Hawaii 2013. Keohi's first Hawaiian summer. Above is a picture when the kids had a day out at Bellows Beach. This is the site of numerous family picnics and BBQs over the years. There is part of the beach that is open to the public on the weekends, but in order to get inside further--where this is, you have to have a military pass. Not sure if that is reason to join the U.S. military, but there are enough of the older generation in my family who have this pass, the beach is beautiful, and hence, we see have enjoyed this place immensely throughout the years.
He met up with his cousins Kalei and Christopher, my cousin Sharon's children. It made both Sharon and I nostalgic for the time when we were young during those summer days in Hawaii when we would squeeze eight kids in my grandma's Pinto (circa 1971) and my mom would drive us around the Island to beaches and a shave ice after. Times have changed. Honolulu is a congested city. It's noisy. But when you look out at the ocean there is little to do other than to laugh and exclaim at the raw extraordinary beauty of the Islands.
Hawaii forever tainted my vision of what an ocean could be. I love the California coastline, having spent the majority of my adulthood there, and I have seen many many coastlines since, and we live on one here...but few match the beautiful blue, in memory and in reality of Hawaii. Hawaii was the home of my mother, Oahu, the gathering place, as it is called, the place where we flew from the Mainland to see family, to experience a feeling of belonging.
Lately, I think of questions of home. What constitutes how we see ourselves as people who belong to a nation? Where is this place we belong to? How does memory work in our idea of who we are, where we belong, and what we think of as home? What does it mean to move countries and to live unmarked and marked by borders?
Going to Hawaii as a child, it was a place that reaffirmed my Asian Pacific American identity. I learned to sew flower leis from my uncle's plumeria tree, watched Japanese cartoons in translation, ate spam musubi, kimchi hotdogs and stacks of kalbi. I hit the beach, snorkeled, boogie boarded and picked liliquoi from Grandma's vine, and learned hula songs. I swang from the banyan tree and laughed with family. I learned to play blackjack, watched the aunties play mah-jong, and went for malasada runs certain that it was the most delicious thing ever made.
For Keohi, growing up in Asia, and in a former British colony, Hawaii is a place to be American. From what I can gather it meant eating a hamburger from as many different places as he could (I have never in my entire life ordered two burgers at one meal and watched my 6 year old son do so), marvel at the yellow school buses, swim in clean ocean water, shout at the air quality (MOM it is NOT POLLUTED!), note how the elevator buttons looked different, and plant himself in front of his grandmother's enormous television (no TV at our house). He fished, went to a nature camp, and swam-swam-swam. Grandma's highrise garbage chute was a thrill, as was tetherball at his great aunt's. I had to explain to him how TV commercials worked as he kept screaming PAUSE PAUSE! He saw many men with long hair (though in emulation of his older cousin, just got his hair cut short for the first time ever) which he noted to me, and many overweight people ("Mom are those people big?" "Yes, they are. Don't stare, it might hurt their feelings.") As a child I screamed to my mother with excitement: "Look at the Orientals!" so I suppose observation of difference is the main lesson here. He learned to boogie board, made a few local friends, and cried when we left: "Mom, I'm sad to leave Hawaii."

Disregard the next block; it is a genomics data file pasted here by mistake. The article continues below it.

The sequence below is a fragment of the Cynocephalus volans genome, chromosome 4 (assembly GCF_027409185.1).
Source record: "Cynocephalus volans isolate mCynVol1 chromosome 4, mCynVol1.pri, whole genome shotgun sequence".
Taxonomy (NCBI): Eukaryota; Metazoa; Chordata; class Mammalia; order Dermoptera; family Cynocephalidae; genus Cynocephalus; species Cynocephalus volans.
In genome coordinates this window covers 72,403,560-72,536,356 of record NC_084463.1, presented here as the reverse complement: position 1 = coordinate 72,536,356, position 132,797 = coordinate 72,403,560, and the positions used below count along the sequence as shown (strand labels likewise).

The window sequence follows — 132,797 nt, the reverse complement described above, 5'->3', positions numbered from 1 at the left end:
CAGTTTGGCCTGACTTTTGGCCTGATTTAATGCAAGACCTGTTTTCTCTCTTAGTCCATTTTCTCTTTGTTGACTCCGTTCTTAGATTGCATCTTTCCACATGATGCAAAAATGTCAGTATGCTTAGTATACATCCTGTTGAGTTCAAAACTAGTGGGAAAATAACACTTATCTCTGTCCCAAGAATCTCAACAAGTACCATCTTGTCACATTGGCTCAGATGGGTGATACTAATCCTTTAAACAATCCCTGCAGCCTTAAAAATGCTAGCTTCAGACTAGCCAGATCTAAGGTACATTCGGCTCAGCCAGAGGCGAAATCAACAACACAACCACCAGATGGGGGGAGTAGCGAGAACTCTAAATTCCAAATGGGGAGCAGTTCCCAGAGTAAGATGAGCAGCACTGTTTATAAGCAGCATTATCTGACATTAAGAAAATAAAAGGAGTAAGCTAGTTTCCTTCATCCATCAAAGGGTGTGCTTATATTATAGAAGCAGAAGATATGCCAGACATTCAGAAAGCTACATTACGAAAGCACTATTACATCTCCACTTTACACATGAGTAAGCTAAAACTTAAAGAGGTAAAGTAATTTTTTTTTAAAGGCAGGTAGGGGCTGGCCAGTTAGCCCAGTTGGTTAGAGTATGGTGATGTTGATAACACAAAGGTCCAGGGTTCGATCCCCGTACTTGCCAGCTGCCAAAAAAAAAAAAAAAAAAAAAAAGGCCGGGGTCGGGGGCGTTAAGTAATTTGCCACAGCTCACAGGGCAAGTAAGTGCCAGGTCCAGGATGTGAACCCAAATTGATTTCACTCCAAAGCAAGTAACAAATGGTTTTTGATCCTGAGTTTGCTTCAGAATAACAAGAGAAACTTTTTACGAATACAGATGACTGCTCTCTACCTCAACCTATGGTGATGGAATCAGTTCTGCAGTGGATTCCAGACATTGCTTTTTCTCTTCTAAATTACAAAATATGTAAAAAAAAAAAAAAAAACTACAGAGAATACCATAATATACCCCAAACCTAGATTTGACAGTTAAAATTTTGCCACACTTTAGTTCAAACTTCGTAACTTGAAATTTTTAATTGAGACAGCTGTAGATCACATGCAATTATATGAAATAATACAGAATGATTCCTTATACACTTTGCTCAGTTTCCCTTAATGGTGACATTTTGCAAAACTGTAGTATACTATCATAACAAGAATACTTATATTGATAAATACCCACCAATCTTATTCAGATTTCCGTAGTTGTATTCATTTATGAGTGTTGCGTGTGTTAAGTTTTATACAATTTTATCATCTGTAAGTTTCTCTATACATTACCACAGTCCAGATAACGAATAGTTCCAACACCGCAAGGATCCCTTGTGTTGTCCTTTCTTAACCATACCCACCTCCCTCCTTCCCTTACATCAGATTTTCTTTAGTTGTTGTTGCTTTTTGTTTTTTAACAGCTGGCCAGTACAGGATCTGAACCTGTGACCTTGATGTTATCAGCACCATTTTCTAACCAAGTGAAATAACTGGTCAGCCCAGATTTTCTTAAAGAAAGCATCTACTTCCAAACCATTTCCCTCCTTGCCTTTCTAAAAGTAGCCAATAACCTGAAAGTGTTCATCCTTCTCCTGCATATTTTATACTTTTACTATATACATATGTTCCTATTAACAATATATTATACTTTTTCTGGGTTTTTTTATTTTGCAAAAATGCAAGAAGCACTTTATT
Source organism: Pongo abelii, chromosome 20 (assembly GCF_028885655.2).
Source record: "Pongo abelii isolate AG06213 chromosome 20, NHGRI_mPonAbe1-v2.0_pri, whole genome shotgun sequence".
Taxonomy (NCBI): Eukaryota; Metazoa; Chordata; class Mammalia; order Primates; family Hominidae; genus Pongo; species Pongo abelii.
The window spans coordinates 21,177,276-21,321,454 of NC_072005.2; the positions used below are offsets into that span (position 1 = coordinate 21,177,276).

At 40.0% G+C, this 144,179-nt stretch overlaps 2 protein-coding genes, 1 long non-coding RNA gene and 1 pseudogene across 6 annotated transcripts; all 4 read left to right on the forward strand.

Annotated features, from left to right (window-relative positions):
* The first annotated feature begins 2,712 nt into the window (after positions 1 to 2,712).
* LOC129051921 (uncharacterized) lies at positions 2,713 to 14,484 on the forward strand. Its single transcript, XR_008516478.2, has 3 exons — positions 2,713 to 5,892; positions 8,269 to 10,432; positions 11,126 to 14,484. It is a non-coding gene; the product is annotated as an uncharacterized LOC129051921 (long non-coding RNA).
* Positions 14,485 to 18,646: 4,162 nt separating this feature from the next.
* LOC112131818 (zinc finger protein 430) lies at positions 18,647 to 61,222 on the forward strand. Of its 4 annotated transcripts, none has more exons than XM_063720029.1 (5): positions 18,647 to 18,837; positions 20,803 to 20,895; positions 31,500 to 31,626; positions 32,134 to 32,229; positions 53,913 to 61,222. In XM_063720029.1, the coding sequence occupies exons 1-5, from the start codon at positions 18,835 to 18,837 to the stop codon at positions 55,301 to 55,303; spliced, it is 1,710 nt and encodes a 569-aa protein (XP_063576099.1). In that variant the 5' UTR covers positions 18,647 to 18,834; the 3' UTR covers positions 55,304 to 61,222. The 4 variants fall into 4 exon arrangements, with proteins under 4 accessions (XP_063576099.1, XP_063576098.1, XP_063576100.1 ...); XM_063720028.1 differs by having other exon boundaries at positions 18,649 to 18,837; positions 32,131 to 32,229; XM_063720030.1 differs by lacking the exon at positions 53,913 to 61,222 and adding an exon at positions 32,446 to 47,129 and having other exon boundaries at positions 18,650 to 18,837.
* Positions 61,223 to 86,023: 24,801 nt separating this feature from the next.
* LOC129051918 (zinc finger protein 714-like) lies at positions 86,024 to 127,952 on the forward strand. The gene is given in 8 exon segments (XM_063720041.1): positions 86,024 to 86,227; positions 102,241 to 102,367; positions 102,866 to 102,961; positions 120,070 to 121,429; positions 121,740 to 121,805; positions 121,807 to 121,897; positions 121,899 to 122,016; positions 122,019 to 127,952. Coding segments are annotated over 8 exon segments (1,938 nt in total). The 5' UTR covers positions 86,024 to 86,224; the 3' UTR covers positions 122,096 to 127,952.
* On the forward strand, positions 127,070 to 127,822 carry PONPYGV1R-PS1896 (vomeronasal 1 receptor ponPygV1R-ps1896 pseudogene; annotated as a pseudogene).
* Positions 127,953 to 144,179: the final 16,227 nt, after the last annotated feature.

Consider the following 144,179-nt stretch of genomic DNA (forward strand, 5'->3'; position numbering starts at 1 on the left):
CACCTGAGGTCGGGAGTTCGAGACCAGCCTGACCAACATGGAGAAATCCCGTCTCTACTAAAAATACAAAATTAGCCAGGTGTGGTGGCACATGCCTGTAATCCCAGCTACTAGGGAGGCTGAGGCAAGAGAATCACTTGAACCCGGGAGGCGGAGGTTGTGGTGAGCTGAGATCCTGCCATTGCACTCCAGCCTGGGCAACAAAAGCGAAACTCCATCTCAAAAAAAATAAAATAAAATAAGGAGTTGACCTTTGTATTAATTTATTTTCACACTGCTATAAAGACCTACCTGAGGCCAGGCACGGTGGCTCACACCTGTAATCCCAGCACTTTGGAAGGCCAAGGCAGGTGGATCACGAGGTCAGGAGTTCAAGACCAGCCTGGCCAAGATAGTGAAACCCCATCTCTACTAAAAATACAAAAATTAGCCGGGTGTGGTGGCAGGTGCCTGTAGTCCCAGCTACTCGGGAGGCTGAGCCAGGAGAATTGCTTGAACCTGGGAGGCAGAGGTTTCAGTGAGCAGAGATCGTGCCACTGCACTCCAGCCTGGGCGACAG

I said, "I'm sad to leave Hawaii too, but we'll be back. We're going home to Mui Wo."
Looking at him at the airport giving me the hang ten wave with his hands I realized that he too will need this place to belong to. He's hapa, of two nationalities, the son of rather transient parents, and part of the reason we gave him the name Keohi was so that he could feel there was a place where he could belong and could fit in, and giving him a Hawaiian name was part of this. I am not Hawaiian, but I know the aloha people hold in their hearts in the Islands is intrinsic to the Hawaiian cultural sense of possibility of love, forgiveness and possibility.
I remembered when I would leave at the end of those childhood summers my cousins saying a casual goodbye masking their own sadness, presenting my sisters and I with leis for our journey home. What was home? Where is it? I left so many as a child and as an adult, now see there are few places that I will ever return to. Hawaii is definitely a place to go back to. Traffic and highrises, increasing crime and people squeezed out of a living to make way for tourists from the U.S., Japan, Korea, China, and everywhere else rushing to the malls to buy the latest Louis Vuitton bag (go figure, don't you have one of those stores everywhere?). The aloha feeling is going, my relatives said. They worry, their way of life has disappeared. Honolulu is a big city. It is no longer the place from which to run from the plantation, but an American city with all of its complicated issues. But cities hold pockets of open-space memory, and this is what makes Oahu different for me.
How does memory make a place? Who are we, if not defined by nations and groups? Where is it that we truly feel we are home? And why do we run or return to this?
A good trip back.